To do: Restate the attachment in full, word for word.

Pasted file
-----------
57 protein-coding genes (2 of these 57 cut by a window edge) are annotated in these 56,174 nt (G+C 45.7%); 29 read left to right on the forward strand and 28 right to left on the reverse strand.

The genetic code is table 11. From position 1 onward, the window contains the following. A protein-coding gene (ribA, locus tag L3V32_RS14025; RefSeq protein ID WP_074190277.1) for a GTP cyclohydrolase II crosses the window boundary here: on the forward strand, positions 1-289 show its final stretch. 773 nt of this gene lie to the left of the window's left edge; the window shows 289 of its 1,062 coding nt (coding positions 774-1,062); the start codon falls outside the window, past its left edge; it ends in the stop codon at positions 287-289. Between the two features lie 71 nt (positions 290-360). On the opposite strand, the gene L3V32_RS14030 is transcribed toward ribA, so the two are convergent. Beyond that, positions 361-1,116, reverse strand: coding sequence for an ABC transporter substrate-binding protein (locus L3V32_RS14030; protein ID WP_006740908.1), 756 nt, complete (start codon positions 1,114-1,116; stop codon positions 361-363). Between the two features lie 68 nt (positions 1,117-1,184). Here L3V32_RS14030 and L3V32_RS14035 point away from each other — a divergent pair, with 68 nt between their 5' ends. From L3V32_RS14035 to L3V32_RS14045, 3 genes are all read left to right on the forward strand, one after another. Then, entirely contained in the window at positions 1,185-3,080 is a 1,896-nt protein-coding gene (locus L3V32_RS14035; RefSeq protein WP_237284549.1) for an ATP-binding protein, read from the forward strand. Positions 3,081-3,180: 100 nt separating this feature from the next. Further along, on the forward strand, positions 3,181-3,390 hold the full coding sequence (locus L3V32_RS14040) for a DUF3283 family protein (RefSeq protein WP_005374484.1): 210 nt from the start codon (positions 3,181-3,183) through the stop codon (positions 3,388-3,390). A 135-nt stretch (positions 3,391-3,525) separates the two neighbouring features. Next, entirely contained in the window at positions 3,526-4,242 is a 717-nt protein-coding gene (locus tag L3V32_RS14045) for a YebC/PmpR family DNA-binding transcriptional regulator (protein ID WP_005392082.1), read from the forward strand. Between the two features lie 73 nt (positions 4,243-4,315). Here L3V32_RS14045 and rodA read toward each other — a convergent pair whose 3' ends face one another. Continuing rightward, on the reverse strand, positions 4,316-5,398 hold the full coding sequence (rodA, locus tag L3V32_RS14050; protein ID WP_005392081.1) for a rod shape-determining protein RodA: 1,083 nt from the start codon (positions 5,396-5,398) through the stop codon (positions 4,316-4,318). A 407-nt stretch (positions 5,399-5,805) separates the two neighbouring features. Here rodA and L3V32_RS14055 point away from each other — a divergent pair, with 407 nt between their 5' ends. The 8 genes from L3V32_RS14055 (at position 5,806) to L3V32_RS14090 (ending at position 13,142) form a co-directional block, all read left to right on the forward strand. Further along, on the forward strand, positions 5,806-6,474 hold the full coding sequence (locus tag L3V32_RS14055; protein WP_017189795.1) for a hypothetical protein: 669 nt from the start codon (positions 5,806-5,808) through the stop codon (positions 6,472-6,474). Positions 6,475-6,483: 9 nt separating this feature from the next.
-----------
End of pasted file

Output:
57 protein-coding genes (2 of these 57 cut by a window edge) are annotated in these 56,174 nt (G+C 45.7%); 29 read left to right on the forward strand and 28 right to left on the reverse strand.

The genetic code is table 11. From position 1 onward, the window contains the following. A protein-coding gene (ribA, locus tag L3V32_RS14025; RefSeq protein ID WP_074190277.1) for a GTP cyclohydrolase II crosses the window boundary here: on the forward strand, positions 1-289 show its final stretch. 773 nt of this gene lie to the left of the window's left edge; the window shows 289 of its 1,062 coding nt (coding positions 774-1,062); the start codon falls outside the window, past its left edge; it ends in the stop codon at positions 287-289. Between the two features lie 71 nt (positions 290-360). On the opposite strand, the gene L3V32_RS14030 is transcribed toward ribA, so the two are convergent. Beyond that, positions 361-1,116, reverse strand: coding sequence for an ABC transporter substrate-binding protein (locus L3V32_RS14030; protein ID WP_006740908.1), 756 nt, complete (start codon positions 1,114-1,116; stop codon positions 361-363). Between the two features lie 68 nt (positions 1,117-1,184). Here L3V32_RS14030 and L3V32_RS14035 point away from each other — a divergent pair, with 68 nt between their 5' ends. From L3V32_RS14035 to L3V32_RS14045, 3 genes are all read left to right on the forward strand, one after another. Then, entirely contained in the window at positions 1,185-3,080 is a 1,896-nt protein-coding gene (locus L3V32_RS14035; RefSeq protein WP_237284549.1) for an ATP-binding protein, read from the forward strand. Positions 3,081-3,180: 100 nt separating this feature from the next. Further along, on the forward strand, positions 3,181-3,390 hold the full coding sequence (locus L3V32_RS14040) for a DUF3283 family protein (RefSeq protein WP_005374484.1): 210 nt from the start codon (positions 3,181-3,183) through the stop codon (positions 3,388-3,390). A 135-nt stretch (positions 3,391-3,525) separates the two neighbouring features. Next, entirely contained in the window at positions 3,526-4,242 is a 717-nt protein-coding gene (locus tag L3V32_RS14045) for a YebC/PmpR family DNA-binding transcriptional regulator (protein ID WP_005392082.1), read from the forward strand. Between the two features lie 73 nt (positions 4,243-4,315). Here L3V32_RS14045 and rodA read toward each other — a convergent pair whose 3' ends face one another. Continuing rightward, on the reverse strand, positions 4,316-5,398 hold the full coding sequence (rodA, locus tag L3V32_RS14050; protein ID WP_005392081.1) for a rod shape-determining protein RodA: 1,083 nt from the start codon (positions 5,396-5,398) through the stop codon (positions 4,316-4,318). A 407-nt stretch (positions 5,399-5,805) separates the two neighbouring features. Here rodA and L3V32_RS14055 point away from each other — a divergent pair, with 407 nt between their 5' ends. The 8 genes from L3V32_RS14055 (at position 5,806) to L3V32_RS14090 (ending at position 13,142) form a co-directional block, all read left to right on the forward strand. Further along, on the forward strand, positions 5,806-6,474 hold the full coding sequence (locus tag L3V32_RS14055; protein WP_017189795.1) for a hypothetical protein: 669 nt from the start codon (positions 5,806-5,808) through the stop codon (positions 6,472-6,474). Positions 6,475-6,483: 9 nt separating this feature from the next.